Jul 8, 2024

Blind Guy Biking: Enduring the Trails for Stargardt

Beacon Stories

DIY Campaign Success Stories

Chris Smith, a mountain bike enthusiast who was diagnosed with Stargardt disease, transformed his bike into a lifeline after losing his driver’s license. Now, 15 years later, he’s tackling the grueling 2,745-mile Tour Divide race while raising funds for the Foundation Fighting Blindness.

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Chris Smith describes himself as an endurance athlete and a mountain bike coach. But Chris admits that years ago, he never would have imagined the path he is now navigating.

Chris had always loved mountain biking growing up, but he stopped riding in college. In 2000, Chris was diagnosed with Stargardt disease, which was a complete shock. Although Stargardt disease is an inherited disease, no one in his family had ever been affected before him. And when Chris lost his driver's license in 2009 after being declared legally blind, he turned to his bicycle, which became more than a mode of transportation; it became his lifeline.

Chris riding his bike on a trail with trees surrounding him.

Every morning, regardless of weather or season, Chris mounted his bike. He pedaled to work, to daycare, to the grocery store—each ride a testament to his resilience. His coworkers noticed his dedication, and they invited him on weekend rides, and Chris eagerly accepted. He then started searching for more challenges and got competitive in races.

"At first, I spent more time crashing than riding, but eventually it started to click, and with help from advances in bike technology, I progressed and was eventually able to hold my own when riding with fully-sighted riders," says Chris.

When participating in a group ride, Chris doesn't often tell anyone about his visual impairments.

"A lot of times, it isn't an issue, especially on something where we have smoother terrain, or I know the people," says Chris. "I just follow along with everyone else, and no one can even tell."

Now, 15 years after being declared legally blind and getting back on the bike, Chris is honoring this milestone by taking a solo challenge called the Tour Divide. It's a grueling race along the Great Divide mountain bike route—from Banff, Canada, to the Mexican border. It's the longest mountain bike route in the world, stretching 2,745 miles. Chris aims to conquer it in just 35 days.

"I'm both terrified and excited; I mean, it's objectively monstrous," says Chris. "The idea of spending over a month riding a bike every day, 80 to 120 miles a day on dirt over mountain passes, is huge. On the other hand, I get to ride my bike every day, and I get to do it in some of the most spectacular places. So I feel pretty lucky I get to do this."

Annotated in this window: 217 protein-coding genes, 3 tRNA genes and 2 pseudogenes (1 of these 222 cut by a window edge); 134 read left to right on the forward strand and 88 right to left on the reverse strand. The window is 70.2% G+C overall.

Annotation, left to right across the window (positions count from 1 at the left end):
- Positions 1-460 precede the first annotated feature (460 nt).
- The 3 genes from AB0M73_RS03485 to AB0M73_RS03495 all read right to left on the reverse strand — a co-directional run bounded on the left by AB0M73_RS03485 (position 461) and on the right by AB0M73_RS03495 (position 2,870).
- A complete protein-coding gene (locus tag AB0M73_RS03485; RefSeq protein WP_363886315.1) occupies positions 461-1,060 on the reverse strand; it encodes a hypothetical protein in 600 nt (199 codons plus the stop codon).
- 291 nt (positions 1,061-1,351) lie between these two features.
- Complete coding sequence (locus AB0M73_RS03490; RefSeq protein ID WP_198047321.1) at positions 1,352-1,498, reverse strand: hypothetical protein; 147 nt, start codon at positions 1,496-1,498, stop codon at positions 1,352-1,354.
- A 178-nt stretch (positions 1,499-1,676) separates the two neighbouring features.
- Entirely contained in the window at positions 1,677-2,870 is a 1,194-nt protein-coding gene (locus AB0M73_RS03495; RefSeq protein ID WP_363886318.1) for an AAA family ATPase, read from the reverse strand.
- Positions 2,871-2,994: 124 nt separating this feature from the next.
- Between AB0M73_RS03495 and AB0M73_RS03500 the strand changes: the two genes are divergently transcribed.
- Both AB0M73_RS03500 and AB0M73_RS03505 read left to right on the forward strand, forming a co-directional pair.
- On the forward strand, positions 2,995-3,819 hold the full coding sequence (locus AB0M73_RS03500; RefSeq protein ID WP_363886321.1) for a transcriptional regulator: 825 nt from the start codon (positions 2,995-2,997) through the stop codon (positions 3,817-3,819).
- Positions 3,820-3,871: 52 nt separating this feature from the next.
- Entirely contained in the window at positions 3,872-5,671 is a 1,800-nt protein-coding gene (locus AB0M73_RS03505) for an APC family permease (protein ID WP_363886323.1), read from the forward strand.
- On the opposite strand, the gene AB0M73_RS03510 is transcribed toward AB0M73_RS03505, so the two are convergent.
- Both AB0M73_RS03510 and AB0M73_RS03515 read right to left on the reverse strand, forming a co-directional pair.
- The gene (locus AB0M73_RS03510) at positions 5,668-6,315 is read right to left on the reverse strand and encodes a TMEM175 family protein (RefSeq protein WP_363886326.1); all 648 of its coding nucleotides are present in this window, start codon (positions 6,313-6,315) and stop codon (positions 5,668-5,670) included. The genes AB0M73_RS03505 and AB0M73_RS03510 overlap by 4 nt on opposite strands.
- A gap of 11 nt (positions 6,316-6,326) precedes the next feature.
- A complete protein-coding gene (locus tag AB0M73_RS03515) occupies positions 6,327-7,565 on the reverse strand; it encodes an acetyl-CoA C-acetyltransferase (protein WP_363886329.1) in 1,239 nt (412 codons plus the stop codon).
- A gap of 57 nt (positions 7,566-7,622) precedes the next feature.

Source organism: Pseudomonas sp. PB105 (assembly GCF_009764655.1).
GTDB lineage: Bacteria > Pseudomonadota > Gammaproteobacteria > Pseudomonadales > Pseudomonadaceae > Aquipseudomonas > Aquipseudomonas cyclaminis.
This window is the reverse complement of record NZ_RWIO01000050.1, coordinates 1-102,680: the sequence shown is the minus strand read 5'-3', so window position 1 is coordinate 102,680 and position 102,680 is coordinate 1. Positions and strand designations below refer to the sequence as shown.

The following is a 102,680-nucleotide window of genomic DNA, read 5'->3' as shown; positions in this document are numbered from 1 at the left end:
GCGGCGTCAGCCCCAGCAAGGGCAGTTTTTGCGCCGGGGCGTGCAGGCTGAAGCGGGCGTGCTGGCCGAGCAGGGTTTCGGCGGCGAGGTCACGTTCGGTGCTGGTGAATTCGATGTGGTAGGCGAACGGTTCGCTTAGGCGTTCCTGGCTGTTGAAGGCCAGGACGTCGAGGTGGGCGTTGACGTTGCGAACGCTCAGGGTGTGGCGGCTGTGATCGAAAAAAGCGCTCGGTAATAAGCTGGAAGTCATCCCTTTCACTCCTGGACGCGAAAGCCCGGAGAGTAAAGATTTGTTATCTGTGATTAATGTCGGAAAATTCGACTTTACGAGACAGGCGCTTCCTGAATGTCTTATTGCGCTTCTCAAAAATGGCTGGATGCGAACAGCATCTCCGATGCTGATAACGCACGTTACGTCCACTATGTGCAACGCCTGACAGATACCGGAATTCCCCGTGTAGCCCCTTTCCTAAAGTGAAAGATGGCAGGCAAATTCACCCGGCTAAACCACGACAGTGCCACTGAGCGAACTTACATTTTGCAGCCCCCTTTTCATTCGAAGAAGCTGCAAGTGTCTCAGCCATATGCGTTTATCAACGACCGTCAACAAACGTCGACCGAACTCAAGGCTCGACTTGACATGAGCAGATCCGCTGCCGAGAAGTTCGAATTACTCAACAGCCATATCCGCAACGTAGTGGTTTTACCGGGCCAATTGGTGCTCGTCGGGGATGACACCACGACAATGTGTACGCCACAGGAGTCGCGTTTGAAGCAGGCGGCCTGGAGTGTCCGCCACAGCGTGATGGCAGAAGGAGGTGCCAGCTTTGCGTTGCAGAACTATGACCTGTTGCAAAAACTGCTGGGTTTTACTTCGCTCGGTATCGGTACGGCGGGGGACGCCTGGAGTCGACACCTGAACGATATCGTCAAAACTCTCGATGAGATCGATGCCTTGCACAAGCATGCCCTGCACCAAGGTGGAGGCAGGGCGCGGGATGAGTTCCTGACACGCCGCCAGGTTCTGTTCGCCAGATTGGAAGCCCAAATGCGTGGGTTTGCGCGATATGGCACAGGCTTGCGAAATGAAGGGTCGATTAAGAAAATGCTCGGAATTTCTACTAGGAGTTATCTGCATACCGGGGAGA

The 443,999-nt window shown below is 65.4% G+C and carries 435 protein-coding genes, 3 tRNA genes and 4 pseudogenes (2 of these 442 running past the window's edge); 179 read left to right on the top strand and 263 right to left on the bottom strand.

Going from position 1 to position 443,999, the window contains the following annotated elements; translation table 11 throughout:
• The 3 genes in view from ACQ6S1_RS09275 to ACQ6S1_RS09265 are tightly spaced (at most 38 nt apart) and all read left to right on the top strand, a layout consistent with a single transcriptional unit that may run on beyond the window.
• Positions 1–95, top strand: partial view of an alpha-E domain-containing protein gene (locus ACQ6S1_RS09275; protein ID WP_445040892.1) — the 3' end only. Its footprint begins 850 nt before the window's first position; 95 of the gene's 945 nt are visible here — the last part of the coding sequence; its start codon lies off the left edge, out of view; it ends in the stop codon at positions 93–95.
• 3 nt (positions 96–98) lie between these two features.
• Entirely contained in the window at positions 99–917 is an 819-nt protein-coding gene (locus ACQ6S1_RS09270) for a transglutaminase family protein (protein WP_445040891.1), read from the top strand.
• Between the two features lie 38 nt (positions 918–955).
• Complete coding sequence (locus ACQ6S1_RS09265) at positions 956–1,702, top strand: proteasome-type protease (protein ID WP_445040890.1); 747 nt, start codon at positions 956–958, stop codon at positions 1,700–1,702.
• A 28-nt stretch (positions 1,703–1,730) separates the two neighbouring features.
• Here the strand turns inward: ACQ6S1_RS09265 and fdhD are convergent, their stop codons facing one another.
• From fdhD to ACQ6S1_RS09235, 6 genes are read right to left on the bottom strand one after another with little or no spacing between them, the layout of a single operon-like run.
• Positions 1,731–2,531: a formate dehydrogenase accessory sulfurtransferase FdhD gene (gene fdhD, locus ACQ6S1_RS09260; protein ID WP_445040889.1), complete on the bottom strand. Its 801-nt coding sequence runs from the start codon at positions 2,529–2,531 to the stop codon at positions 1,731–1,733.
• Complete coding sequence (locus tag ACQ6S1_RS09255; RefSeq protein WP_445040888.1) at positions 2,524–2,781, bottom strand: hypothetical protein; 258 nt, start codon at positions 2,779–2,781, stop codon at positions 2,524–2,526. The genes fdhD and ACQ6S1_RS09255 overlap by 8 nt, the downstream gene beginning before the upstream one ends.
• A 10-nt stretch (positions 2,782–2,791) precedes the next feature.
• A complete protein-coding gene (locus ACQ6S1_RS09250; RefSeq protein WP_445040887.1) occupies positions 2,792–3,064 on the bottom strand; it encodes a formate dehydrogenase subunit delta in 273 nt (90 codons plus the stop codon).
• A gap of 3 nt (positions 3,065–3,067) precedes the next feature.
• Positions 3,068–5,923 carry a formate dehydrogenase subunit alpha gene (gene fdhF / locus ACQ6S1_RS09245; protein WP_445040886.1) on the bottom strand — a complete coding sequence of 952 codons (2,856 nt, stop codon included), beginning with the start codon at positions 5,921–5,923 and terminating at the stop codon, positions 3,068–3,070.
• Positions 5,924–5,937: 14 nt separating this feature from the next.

Chris' bike, which is adapted for his visual impairments, has sports-wide tires and suspension to absorb unseen bumps. He'll also use a GPS computer with an easy-to-read display perched up high so he can easily see it while he rides. Alone on the trail, he'll navigate both physical and mental challenges.

"I'll be thinking about family, friends, the support I have back home, and all I'm able to do," says Chris. "Before I was diagnosed with Stargardt, I couldn't ride a bike for more than a couple miles. And now to be taking on a challenge like this, that's something that will really motivate me, just being able to reflect on where I've been and where I'm going."

Chris is also riding for another purpose: to raise funds and awareness for the Foundation Fighting Blindness.

"They're the organization that is driving the research that's on the leading edge; they're pushing new technologies and new options for people," says Chris. "That's why I've chosen to do my fundraising and awareness for the Foundation Fighting Blindness."

Chris started the Tour Divide on June 14th and will be filming a video travel log along the way for supporters to follow his journey. Ultimately, Chris hopes his fundraiser will continue to further the Foundation's mission of driving treatments and cures for diseases like Stargardt disease.

"When I was diagnosed 24 years ago, they told me not to expect any significant research into Stargardt," says Chris. "Now there's so much research going on, and I can't keep track of everything, so it's exciting. I am really optimistic about the future of potential treatments for myself."


To follow Chris' ride and support his fundraiser for the Foundation, visit BlindGuyBiking.org.


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This Beacon Story is sponsored by Johnson & Johnson.